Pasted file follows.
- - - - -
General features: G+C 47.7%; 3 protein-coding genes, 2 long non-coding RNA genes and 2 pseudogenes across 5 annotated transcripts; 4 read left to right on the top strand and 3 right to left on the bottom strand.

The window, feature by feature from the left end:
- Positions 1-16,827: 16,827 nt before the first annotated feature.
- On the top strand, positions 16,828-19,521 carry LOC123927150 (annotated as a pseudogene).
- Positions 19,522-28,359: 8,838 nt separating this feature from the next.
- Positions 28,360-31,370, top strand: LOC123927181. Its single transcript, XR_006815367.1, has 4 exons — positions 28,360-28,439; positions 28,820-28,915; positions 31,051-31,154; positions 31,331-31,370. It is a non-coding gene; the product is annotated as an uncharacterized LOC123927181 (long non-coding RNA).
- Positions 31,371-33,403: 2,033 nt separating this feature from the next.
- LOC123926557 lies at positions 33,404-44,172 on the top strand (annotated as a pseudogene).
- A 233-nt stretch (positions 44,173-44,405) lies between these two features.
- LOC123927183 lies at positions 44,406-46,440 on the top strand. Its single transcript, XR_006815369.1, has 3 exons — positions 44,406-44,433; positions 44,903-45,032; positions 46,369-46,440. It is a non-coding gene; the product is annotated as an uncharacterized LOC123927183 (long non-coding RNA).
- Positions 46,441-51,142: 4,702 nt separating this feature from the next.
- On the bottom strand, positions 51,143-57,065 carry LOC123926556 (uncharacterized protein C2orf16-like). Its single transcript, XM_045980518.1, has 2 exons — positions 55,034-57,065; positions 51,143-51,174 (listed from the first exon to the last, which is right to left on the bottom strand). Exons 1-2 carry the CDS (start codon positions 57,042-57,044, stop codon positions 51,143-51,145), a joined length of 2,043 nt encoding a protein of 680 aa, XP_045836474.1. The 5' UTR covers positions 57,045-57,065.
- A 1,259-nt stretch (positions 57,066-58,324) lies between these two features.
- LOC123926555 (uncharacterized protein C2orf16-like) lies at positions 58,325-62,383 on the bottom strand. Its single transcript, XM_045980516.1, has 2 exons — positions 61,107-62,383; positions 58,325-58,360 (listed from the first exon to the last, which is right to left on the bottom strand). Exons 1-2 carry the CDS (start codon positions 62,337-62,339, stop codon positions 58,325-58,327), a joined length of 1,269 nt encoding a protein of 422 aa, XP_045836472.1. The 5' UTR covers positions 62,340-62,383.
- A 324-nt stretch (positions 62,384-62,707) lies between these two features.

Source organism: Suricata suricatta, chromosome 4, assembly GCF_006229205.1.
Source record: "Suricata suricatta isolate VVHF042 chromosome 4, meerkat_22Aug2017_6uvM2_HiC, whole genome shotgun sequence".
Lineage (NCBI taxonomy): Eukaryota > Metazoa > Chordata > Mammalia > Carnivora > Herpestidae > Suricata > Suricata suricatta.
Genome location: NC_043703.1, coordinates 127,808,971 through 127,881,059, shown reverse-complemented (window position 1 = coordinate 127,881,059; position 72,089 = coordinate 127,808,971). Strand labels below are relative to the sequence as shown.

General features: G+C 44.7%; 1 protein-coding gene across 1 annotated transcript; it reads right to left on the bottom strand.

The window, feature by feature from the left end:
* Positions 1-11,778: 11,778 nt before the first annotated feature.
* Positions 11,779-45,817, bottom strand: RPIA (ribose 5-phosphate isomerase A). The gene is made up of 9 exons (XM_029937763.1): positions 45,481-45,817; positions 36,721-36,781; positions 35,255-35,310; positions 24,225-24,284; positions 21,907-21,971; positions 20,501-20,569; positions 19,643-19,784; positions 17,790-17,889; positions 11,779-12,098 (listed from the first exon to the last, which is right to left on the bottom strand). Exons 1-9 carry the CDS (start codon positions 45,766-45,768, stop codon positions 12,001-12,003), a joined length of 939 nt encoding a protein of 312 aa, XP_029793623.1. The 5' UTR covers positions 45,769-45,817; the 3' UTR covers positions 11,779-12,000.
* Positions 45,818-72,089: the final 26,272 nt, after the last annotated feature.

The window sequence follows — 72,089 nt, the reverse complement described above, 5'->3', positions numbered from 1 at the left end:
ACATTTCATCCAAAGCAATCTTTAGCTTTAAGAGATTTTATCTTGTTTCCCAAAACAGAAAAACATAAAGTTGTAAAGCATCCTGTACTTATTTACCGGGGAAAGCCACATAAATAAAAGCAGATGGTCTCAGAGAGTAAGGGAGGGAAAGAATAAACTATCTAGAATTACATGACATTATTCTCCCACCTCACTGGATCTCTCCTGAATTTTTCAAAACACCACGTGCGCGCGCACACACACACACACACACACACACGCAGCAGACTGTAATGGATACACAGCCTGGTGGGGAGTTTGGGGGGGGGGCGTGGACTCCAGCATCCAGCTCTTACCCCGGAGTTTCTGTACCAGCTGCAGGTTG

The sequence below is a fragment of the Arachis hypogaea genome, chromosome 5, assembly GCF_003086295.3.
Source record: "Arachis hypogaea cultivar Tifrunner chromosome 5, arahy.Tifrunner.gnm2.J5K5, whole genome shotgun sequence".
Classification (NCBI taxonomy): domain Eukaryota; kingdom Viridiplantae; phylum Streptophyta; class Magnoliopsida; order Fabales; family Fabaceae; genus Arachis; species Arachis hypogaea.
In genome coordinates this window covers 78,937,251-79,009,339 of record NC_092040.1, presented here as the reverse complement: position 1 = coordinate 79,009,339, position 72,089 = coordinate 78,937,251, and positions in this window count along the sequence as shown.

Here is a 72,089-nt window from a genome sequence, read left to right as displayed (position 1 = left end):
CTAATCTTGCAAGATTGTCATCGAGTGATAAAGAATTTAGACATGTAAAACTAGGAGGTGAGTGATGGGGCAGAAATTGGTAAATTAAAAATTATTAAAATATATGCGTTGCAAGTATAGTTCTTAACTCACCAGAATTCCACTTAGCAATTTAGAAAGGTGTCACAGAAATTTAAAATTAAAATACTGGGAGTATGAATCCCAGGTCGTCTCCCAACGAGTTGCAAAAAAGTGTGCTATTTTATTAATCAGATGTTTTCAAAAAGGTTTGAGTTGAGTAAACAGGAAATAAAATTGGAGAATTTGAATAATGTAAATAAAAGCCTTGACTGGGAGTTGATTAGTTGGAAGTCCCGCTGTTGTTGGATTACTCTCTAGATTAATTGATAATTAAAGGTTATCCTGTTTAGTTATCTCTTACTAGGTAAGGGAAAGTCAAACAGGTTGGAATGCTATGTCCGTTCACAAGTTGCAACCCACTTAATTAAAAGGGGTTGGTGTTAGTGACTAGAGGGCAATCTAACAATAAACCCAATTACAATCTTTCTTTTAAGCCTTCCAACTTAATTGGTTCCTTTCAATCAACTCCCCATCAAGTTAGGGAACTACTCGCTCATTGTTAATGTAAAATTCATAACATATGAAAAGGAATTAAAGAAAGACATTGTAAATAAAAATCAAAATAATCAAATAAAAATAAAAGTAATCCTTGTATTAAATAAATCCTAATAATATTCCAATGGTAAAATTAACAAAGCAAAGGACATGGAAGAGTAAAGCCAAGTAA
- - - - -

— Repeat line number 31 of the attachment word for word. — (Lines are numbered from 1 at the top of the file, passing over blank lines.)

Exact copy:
Here is a 72,089-nt window from a genome sequence, read left to right as displayed (position 1 = left end):